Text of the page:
- Planning visual displays such as the worker testimony display in the Science Center and giant puppets for street theater
- Creating art such as posters and flyers for living wage and living wage-related events
- Updating the basic living wage fact sheets
4. Katz Committee and Living Wage Research
- Coordinating the campaign with the Katz committee
- Doing the in-depth research for the Katz committee and the campaign
- Finding answers to any questions that the Katz committee may have about the living wage philosophy or feasibility.
- Advising the rest of the campaign on the best way to positively influence the Katz committee
- Strategizing ways to pressure Summers to listen to and not interfere with the Katz committee
5. Alumni and Celebs
- Creating and maintaining a database of Harvard alumni and their attitude towards the living wage
- Contacting alumni to get their support on petitions and to get them to withhold donations to Harvard until it implements a living wage
- Galvanizing alumni support for living wage actions and events
- Contacting celebs to help in living wage events
- Getting alumni and celebs to directly pressure the University into paying a living wage, through actions at Harvard Clubs across the country
- Organizing departments/wings
- Meeting with faculty one-on-one to explain the issue to them and get their support
- Get faculty to sign petitions to the University administration demanding a living wage
- Getting faculty members to speak at forums, rallies, and other events
- Getting faculty to pressure Harvard administrators from the inside
- Getting faculty to organize and galvanize themselves
- Getting faculty to write articles, letters, op-eds, etc.
7. Labor, Community, and Religious Organizations
- Connecting the campaign to the Boston community and to other communities
- Working with local, state, and national labor organizations to help fight for worker rights and a living wage
- Working with local community organizations to build coalitions in the fight for worker justice
- Contacting religious organizations at Harvard and in the community to get their support for a living wage at Harvard.
- Using local and religious organizations to help pressure Harvard to pay a living wage
- Bringing community support to living wage events
8. Internal and External Communication
- Ensuring that information is being distributed throughout the campaign
- Communicating internally about and coordinating the campaign's logistics, including the campaign's budget, relations with PBHA, etc
- Creating themes for the campaign, press releases
- press coverage of the campaign and keeping the campaign in the news
- Writing news articles and editorials for Harvard publications and local publications about the living wage campaign
- website, including our two webmasters
The job of committees is to
Obviously, when certain committees have a huge thing coming up, most of the preceding weekly meeting should be devoted to it. In addition, some have thought that everyone in the campaign should be involved in "worker organizing" work every week.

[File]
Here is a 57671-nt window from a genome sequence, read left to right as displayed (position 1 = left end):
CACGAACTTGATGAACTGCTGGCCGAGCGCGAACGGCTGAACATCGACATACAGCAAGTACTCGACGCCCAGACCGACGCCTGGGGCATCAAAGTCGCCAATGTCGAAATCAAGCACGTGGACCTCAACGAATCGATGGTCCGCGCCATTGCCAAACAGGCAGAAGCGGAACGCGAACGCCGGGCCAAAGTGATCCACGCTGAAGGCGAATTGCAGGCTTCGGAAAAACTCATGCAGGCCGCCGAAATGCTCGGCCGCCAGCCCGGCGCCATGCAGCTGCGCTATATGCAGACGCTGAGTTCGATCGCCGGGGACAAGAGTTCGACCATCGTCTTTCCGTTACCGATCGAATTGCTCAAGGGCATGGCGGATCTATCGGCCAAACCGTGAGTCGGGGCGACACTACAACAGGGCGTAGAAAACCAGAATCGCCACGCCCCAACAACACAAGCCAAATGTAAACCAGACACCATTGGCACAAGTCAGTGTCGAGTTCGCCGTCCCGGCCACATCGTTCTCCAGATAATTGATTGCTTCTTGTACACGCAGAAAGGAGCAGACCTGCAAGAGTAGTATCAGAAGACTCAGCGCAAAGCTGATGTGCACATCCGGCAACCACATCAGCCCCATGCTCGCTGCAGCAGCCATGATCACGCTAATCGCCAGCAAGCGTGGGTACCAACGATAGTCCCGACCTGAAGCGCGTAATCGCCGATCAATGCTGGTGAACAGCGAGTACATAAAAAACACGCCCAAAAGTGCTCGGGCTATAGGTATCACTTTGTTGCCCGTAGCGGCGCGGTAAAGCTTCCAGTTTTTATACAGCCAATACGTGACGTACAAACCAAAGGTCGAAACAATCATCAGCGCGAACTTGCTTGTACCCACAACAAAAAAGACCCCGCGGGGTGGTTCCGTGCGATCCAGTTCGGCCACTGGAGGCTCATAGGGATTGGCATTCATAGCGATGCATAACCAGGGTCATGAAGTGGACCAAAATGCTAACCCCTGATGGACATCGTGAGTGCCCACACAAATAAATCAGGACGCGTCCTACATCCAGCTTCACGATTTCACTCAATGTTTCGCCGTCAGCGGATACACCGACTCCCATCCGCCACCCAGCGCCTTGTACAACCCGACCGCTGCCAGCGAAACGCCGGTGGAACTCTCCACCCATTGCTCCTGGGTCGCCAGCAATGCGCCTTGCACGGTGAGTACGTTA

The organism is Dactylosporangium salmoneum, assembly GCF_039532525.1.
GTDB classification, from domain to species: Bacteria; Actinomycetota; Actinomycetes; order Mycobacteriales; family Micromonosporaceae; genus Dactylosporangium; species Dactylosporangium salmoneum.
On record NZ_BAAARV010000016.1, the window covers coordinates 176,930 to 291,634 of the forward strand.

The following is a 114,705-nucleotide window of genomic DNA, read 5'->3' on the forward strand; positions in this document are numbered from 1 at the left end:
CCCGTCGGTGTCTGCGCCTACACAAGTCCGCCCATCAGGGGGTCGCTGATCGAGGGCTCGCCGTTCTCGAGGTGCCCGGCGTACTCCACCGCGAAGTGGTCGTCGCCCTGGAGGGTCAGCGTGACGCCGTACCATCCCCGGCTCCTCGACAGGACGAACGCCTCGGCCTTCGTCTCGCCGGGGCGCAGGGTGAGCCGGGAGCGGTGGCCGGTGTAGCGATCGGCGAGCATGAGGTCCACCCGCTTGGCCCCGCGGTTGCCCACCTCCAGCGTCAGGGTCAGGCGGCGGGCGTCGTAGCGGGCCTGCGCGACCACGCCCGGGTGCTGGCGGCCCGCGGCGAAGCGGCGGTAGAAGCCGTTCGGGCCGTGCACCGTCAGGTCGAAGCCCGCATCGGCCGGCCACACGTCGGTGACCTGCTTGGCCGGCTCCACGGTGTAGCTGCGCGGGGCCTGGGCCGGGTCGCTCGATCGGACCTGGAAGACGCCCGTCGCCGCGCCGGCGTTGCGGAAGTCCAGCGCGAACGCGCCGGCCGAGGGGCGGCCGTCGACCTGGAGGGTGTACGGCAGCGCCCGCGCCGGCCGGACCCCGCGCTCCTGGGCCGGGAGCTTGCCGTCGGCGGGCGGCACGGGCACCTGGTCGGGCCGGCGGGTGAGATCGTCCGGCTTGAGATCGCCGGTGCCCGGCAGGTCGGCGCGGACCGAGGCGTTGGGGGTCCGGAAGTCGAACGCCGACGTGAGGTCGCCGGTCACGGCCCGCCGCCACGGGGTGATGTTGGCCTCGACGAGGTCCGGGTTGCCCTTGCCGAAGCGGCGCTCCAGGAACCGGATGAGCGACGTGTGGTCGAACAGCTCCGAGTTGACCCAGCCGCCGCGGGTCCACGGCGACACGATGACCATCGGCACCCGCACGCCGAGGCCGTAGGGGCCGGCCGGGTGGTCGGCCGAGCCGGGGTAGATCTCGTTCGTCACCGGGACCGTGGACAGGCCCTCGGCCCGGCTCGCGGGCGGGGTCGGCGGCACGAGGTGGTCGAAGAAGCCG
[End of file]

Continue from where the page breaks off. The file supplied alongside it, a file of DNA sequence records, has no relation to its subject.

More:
c) New People
The Campaign tries not to alienate people and to integrate them better into the campaign as a whole.
To do this, we need to:
In doing this, we need to be careful not to have experienced members of the campaign just telling "new" people what should be done.
d) Transparency and Communal Support
In order to preserve democracy and the sanity of campaign members, we need to keep the operations of the campaign transparent, and support all of the work that gets done.
At the beginning of every meeting, we often do a brief introductory go-round in which we all say (quickly) what we did for the campaign that week. Ideally, this helps keep ourselves accountable to each other. Also, it is a way for us to support all the important work members of the campaign are doing - not just the work that gets in the media or looks cool somehow.
In addition, preservation of sanity requires that:
e) The Living Wage Campaign, Race, and Class
The Living Wage Campaign recognizes the institutional racism inherent in the disproportionate impact Harvard's wage policies have upon workers of color in an environment where people of color are systemically underrepresented in the faculty and other higher-wage jobs.
The Living Wage Campaign is committed to better publicizing this in our public statements and literature. The Living Wage Campaign should support struggles specifically against racial oppression, working in coalition with other groups. Examples include helping immigrant workers in their fight against Shaw's supermarket and for amnesty for undocumented workers, or sponsoring an action on the national day of action against police brutality this October.
In working with other organizations whether on campus or off, we should try to build long-term relationships. We should not always ask them to participate in stuff we are already doing, but instead ask them what they would like to collaborate on with us.
The Living Wage Campaign recognizes that its own internal dynamics have often been, for lack of better words, fucked up in ways that priveleged whiteness and affluence.
In order to promote more equal race and class dynamics, the Living Wage Campaign tries to do the following:
f) Future Assessment of Operating Principles and Procedures
Everyone shares responsibility for working to achieve the principles outlined in this document.
We try to have once-a-semester internal dynamics conversations and brainstorms for improvement. In addition, we somehow need to institutionalize venting more regularly (aka pslm fight club?). Lastly, but not leastly (?), everyone in the group needs to call each other on violation of these principles and procedures.